Maryland has new rules on the use of speed cameras.
The law that took affect Sunday changes what local governments are required to do in monitoring the enforcement systems and also how the cameras are deployed.
These are the key provisions:
- A government must ensure that citations issued using cameras are sworn to by law enforcement officers.
- The contractors responsible for the cameras can’t receive payments based on the number of tickets issued by their cameras.
- A contractor must pay damages if more than 5 percent of the camera tickets are issued erroneously.
- A school zone speed limit must be at least 20 mph to have a camera.
- Before activating a speed camera, the local jurisdiction must ensure that each sign designating a school zone is near a sign warning of the speed camera’s use. When a camera is installed at a new location and the signs set up, the camera can issue only warnings for the first 15 days of operation.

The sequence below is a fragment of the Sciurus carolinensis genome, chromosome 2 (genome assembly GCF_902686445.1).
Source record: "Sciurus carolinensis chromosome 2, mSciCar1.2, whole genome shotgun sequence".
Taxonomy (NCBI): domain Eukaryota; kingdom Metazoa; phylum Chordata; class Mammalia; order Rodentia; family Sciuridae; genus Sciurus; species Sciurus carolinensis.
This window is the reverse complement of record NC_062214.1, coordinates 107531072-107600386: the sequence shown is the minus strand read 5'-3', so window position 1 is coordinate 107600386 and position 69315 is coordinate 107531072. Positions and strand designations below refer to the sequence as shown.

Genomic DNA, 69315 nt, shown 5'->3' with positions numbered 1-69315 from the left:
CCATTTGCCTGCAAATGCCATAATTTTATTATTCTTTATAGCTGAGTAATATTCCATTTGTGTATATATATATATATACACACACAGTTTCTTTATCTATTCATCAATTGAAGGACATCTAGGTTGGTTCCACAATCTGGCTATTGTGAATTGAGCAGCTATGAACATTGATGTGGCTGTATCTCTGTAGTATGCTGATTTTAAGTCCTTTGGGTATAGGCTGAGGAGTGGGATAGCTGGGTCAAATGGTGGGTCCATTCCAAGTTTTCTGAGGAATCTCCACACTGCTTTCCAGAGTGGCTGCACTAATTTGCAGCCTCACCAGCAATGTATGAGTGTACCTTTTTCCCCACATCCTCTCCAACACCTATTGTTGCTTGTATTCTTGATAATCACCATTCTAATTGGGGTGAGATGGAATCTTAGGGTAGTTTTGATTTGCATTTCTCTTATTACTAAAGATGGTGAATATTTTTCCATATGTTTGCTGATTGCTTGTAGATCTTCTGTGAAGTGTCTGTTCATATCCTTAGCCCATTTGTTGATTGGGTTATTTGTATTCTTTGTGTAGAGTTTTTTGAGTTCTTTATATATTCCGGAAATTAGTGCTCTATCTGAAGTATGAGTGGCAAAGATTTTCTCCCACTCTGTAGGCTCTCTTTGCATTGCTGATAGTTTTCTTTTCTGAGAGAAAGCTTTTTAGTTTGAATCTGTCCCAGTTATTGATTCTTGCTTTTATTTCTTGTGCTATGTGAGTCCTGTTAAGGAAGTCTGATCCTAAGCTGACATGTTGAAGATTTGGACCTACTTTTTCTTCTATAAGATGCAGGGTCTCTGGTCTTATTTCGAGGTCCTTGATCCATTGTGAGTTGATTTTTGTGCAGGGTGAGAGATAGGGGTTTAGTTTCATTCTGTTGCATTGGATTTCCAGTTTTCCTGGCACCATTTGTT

- A jurisdiction using speed cameras must designate an employee to act as a sort of ombudsman for people who complain about citations. If the employee determines the ticket was issued in error, the employee can void the citation. (This is in addition to the District Court review, which is still available to people who get speed camera citations.)
- If this designated employee determines that a person didn’t receive notice of the violation because of an administrative error, then the employee can either resend the citation or void it.
The surest way of avoiding a $40 ticket is to obey the local speed limit. But the changes in Maryland law are likely to decrease the overall revenue governments take in from the speed cameras while raising their administrative costs.
Motorists are less likely to be surprised by a camera’s presence in a school zone, and will have a new avenue of appealing tickets they believe were issued in error.
Rules governing the speed cameras in the District are different. For example, D.C. law does not allow speeding drivers a buffer before the camera clicks. In Maryland, drivers must be going at least 12 miles over the posted speed limit before they are fined. Virginia does not allow speed cameras.